Why Michigan Road matters For the thousands of motorists streaming down Michigan Road to and from work each day, the signs have little significance. Indeed, from the high perch of an SUV, it may not be easy to read the bright orange signs that proclaim, “Pedestrians and Bicycles

For pedestrians and bicyclists who need to cross the White River on Michigan Road, these signs are all too visible, and their meaning all too clear. These signs speak volumes about our city’s commitment to the environment, to alternative transportation and to public health. In short, these signs declare, “Cars matter; people don’t.”

The signs first appeared at either end of the bridge on about March 12, with the beginning of an 18-month project to widen Michigan Road between 38th Street and Cold Spring Road and rebuild the bridge over the White River. This is a heavily traveled stretch, which provides access to the Indianapolis Museum of Art, the Christian Theological Seminary, Butler University and other cultural institutions, in addition to serving as a gateway to the city for commuters who live in Zionsville and the northwestern suburbs.

I was shocked to see the signs because they marked a sudden and unannounced shift in the Department of Public Works’ management of the project. I spoke to a DPW official in charge of the project about a week before it began, and he assured me that pedestrians and bicyclists would be able to cross the bridge during the construction project.

When I spoke to this same official a week later, after the signs went up, he sang a very different tune, telling me, “The DPW has no obligation to provide pedestrians and bicyclists access to city facilities.”

This position is bad public policy, and it also contradicts state and municipal laws. Indiana State Code, section 9-21-11-2, states that “A person riding a bicycle upon a roadway has all the rights and duties under this article that are applicable to a person who drives a vehicle.” There is nothing in city or state code that would justify discriminating against bicyclists and pedestrians.

Over a six-week period, I have spoken and written to more than a dozen city and state officials, and I have appeared before City Council’s Public Works Committee to make my case for taking down the signs. After leading me to believe for nearly a month that DPW would take steps to accommodate bicyclists and pedestrians on the bridge, Jeffrey Simnick, a lawyer for the city, finally wrote me a letter explaining that the signs must remain in place “for the safety of all citizens traveling on the bridges as well as the safety of the construction workers.”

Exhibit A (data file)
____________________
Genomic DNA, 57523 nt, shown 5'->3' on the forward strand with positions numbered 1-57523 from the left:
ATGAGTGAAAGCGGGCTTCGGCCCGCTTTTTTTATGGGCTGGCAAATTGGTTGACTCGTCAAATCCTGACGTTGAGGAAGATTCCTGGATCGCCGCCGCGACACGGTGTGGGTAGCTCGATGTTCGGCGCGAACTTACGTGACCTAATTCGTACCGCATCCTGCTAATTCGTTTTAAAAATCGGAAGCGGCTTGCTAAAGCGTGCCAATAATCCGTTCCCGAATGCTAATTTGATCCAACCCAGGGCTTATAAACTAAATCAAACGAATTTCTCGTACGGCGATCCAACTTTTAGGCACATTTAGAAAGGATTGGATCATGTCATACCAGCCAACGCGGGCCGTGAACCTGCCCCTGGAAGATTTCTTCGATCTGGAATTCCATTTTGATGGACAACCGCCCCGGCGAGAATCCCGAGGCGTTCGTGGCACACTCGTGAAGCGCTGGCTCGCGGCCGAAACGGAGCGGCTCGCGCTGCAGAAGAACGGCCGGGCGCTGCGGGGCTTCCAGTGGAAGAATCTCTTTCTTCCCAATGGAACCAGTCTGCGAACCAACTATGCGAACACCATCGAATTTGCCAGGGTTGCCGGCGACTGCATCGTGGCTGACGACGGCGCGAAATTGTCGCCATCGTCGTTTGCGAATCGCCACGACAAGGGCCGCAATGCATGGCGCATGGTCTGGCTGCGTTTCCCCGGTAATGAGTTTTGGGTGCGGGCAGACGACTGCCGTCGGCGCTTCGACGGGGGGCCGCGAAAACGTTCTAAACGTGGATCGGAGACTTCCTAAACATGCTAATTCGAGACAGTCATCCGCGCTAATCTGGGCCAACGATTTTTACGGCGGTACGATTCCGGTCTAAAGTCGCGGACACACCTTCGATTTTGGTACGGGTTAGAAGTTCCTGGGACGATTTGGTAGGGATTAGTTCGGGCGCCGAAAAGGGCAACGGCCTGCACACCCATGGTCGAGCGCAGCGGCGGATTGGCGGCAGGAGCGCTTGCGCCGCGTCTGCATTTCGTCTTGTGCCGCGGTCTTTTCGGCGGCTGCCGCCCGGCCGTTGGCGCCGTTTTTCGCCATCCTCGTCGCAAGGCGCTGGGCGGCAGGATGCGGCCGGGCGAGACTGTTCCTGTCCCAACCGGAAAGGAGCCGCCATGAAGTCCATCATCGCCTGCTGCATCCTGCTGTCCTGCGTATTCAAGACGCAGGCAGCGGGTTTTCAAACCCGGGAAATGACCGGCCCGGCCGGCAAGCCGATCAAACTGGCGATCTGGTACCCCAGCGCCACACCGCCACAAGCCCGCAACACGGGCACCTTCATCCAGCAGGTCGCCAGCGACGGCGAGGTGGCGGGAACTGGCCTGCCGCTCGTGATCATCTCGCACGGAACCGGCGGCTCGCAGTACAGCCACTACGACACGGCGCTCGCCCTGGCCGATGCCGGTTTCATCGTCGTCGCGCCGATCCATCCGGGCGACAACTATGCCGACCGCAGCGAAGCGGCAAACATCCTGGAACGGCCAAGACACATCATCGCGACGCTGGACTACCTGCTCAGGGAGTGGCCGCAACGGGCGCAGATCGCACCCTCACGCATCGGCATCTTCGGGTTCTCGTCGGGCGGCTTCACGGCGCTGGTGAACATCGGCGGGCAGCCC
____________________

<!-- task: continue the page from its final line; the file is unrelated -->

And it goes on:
The reasoning behind this explanation is ludicrous. Even at top speed, a Trek road bike poses little threat to construction workers; they have much more to fear from Ford Expeditions barrelling down the road. If the city’s top priority is the protection of all citizens, they would be much better off banning the automobiles and reserving the bridge for walkers and bikers.

As a measure to protect bicyclists themselves, the rationale is also spurious. City and state planners should have provided for the safety of bicyclists and pedestrians before the project began, rather than ban them after the fact. Instead, they are saying to bicyclists and pedestrians: We forgot to provide for your safety, so we will do you the very great favor of banishing you from the bridge altogether.

The closure of the bridge represents a great loss for my family. My son is a freshman at the International School, and had a beautiful off-road bicycle route to the school along the Canal Towpath. But if he can’t get over the river, he can’t ride his bicycle to and from school. And when I have to drive him, I cannot commute by bicycle. The city is forcing both of us off of our bikes and into cars.

But more is at stake here than my family’s daily commute. The city’s decision to close the bridge is indicative of a habit of mind that has been destructive to our environment and to our community. Despite a thriving Greenways program, Indianapolis is still a city full of disjointed sidewalks that go nowhere. Because few people walk or ride, we do not plan streets for pedestrians; because we do not plan streets for bicyclists and pedestrians, few people ride or walk. It is a circular problem that will continue until we make fundamental adjustments in our thinking.

Ironically, the week that the DPW closed the Michigan Road bridge was the same week in which the U.S. Public Interest Research Group released its study that showed that Indianapolis is the fifth most polluted city in the country in terms of vehicle emissions. Surely, poor public transportation and poor facilities for pedestrians and bicyclists contribute to this problem. Indianapolis, unfortunately, is a city where very few people go by foot or bicycle even to buy a quart of milk — the problem is evident in both our waistlines and our polluted air. The city’s decision to make walking illegal on Michigan Road only makes a bad problem worse.

We need to begin planning our city for people, not cars. And we need to begin now.

Bill Watts is head of the English Department at Butler University and vice president of the Greenways Foundation.

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